Frankie’s update – since we last spoke to Team Lola, Frankie has transitioned and settled in at a house run by the National Autistic Society in Neath. He attends midweek and travels via taxi.  He still enjoys his outdoor activities and is often hiking, swimming, and walking.  He also helps out at the house with various jobs such as cutting the grass and other outdoor tasks!

Lola’s Story

The first time that Lola decided to raise money for charity was at the hairdressers aged just 6 – when most little girls are longing for Rapunzel type hair, Lola decided to cut off 7 inches and donate it to the Little Princess Trust!  The Trust make wigs for children with cancer out of donated real hair.  She raised £122 and is considering doing it again later this year now that her hair has grown back!

Lola was aware that Frankie had autism from around 5 years of age and that he was different, however she has always been totally at ease with him and appreciates that he is ‘different not less’.  She started baking to raise awareness and money, which then led on to Wacky Hair days that have been supported by Lola’s school!  And in answer to the obvious question – YES – Lola’s hair remained held up by the balloons all day at school!

MyLiferaft - Holly MyLiferaft - Holly

What Can We Do

When we asked Holly and Lola what more could be done to support individuals like Frankie and their families, they were very clear:

  • More awareness and support need to be given to families where a young adult is going through transition
  • More opportunities need to be given to adults with autism as they have so much to offer
  • Learn how to communicate with people who have autism and treat them as individuals as they go about their daily lives; please don’t stare at people who are different to you
  • We should be teaching children at primary and secondary schools about people with additional needs and that they are ‘different not less’ as this will raise awareness at an early age and reduce the amount of bullying that takes place

MyLiferaft Supporting Autism

MyLiferaft is a free resource which supports an individual with autism and those who support and care for them.  One central online place to add, manage and share information about health, care and well-being. Using MyLiferaft reduces the need for repetition and explanation every time someone new comes on board, helps improve consistency and is truly centered around the person and their needs.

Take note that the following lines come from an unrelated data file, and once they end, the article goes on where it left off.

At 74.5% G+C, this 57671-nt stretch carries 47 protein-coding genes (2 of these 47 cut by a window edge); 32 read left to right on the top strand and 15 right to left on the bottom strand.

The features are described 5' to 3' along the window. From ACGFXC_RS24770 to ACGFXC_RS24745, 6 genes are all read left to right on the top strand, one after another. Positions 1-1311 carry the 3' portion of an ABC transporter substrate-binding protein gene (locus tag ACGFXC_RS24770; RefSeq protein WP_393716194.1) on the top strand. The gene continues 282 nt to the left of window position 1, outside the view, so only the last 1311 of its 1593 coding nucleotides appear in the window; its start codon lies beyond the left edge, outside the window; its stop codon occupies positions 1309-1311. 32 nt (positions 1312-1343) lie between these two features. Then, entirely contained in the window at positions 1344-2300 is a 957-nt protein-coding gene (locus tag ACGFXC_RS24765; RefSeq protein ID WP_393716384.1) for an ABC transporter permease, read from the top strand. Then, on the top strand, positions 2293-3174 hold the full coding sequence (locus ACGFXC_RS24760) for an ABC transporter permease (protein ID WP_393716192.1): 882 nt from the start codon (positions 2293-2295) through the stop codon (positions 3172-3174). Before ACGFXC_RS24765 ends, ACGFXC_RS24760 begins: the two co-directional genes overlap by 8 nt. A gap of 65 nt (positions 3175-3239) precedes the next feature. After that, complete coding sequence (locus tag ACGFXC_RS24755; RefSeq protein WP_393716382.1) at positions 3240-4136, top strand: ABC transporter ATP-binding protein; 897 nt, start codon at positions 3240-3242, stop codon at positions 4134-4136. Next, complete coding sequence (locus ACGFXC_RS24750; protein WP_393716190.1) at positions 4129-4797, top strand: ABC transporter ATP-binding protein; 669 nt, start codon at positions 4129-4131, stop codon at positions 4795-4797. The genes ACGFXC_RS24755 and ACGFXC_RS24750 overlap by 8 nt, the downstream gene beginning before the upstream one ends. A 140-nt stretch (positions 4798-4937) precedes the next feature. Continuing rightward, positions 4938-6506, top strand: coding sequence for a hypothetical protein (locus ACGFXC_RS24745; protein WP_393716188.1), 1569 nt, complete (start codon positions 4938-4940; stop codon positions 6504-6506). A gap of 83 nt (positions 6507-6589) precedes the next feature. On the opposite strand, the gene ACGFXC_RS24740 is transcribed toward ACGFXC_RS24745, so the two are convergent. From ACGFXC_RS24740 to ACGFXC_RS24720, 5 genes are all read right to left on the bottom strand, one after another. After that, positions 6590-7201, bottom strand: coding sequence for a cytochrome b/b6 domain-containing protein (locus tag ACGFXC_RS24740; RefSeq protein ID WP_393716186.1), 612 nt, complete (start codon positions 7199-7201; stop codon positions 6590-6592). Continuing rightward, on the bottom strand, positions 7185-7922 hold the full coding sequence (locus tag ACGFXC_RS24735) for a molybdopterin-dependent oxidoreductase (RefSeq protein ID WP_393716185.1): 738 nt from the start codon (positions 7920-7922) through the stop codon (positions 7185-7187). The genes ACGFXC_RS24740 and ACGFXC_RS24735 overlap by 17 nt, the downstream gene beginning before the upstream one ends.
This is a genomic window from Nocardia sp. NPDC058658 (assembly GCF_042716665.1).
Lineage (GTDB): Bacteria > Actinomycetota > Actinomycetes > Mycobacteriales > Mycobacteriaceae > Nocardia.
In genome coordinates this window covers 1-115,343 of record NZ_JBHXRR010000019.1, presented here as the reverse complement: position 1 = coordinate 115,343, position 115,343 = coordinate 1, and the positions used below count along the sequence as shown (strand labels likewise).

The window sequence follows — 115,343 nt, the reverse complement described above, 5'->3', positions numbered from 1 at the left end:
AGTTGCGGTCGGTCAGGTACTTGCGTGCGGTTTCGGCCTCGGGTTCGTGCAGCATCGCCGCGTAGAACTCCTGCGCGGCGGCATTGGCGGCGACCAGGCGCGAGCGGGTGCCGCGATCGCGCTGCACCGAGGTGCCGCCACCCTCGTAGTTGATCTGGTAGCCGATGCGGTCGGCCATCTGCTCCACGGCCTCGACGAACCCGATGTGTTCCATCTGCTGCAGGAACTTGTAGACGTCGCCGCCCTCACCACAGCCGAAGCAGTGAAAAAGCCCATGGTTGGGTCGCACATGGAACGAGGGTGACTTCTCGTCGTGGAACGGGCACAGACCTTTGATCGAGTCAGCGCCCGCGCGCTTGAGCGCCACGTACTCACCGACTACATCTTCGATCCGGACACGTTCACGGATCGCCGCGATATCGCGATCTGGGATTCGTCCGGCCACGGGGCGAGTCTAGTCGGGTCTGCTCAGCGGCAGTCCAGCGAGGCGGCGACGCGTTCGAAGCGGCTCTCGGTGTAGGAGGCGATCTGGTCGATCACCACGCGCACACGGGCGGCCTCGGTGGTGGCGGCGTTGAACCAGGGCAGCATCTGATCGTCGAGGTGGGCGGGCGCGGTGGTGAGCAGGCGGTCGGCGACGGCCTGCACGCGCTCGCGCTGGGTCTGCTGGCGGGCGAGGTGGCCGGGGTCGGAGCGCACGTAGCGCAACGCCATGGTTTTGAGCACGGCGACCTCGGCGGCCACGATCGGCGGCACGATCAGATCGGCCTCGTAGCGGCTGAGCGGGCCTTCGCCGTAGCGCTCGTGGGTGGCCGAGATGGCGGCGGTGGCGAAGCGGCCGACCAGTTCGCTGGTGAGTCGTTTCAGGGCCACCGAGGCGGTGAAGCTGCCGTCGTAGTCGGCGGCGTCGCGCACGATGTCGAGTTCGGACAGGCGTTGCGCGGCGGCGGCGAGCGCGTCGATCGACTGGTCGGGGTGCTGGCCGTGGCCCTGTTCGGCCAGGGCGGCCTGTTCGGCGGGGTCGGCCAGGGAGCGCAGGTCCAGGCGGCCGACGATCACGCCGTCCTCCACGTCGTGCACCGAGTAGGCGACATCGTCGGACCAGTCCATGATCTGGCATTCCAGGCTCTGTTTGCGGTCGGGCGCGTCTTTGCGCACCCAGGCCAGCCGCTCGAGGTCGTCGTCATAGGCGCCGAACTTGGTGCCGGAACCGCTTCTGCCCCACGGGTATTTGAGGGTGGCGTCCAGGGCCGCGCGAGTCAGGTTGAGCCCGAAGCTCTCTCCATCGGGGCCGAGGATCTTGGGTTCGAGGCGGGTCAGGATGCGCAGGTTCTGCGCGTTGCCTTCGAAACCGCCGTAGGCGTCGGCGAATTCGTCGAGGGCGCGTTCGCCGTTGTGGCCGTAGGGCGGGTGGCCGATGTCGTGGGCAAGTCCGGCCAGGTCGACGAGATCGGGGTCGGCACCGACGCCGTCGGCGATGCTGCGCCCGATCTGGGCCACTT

MyLiferaft can help you in the following areas and many more.

Try our Free Account now to discover the many ways in which MyLiferaft can make your life easier.

 

 

MyLiferaft

MyLiferaft Resources

At MyLiferaft, we aim to give you everything you need in once place and this includes where to go for advice, information and support.  Our extensive list of resources has a specific section for those with autism with links through to organisations such as the National Autistic Society, Child Autism UK and Autism Independent UK.  There is also a full list of resources on a wide range of topics including Bullying, Going Back to School, Bereavement, Dementia, Epilepsy, Mental Health, Benefit information and various NHS information websites.

Click here to see our full list of Resources.

Purple Day!

Celebrate Purple Day!

Purple Day was founded by Cassidy Megan in 2008 with the aim that she ‘wanted people around the world to come together and teach others about epilepsy’.  Since then, more and more people are talking about epilepsy and finding ways to support those around them that have epilepsy.

MyLiferaft - Purple Day

Did you know….?

  • 50 million people have epilepsy worldwide
  • 500,000 people in the UK have epilepsy
  • It is estimated that 1 in 100 have epilepsy
  • There are over 40 different types of epilepsy
  • That 87 people are diagnosed with epilepsy every day

St Valentine is the patron saint of epilepsy and both the Roman Emperor Julius Caesar and the artist Vincent Van Gogh had epilepsy!

What is Epilepsy?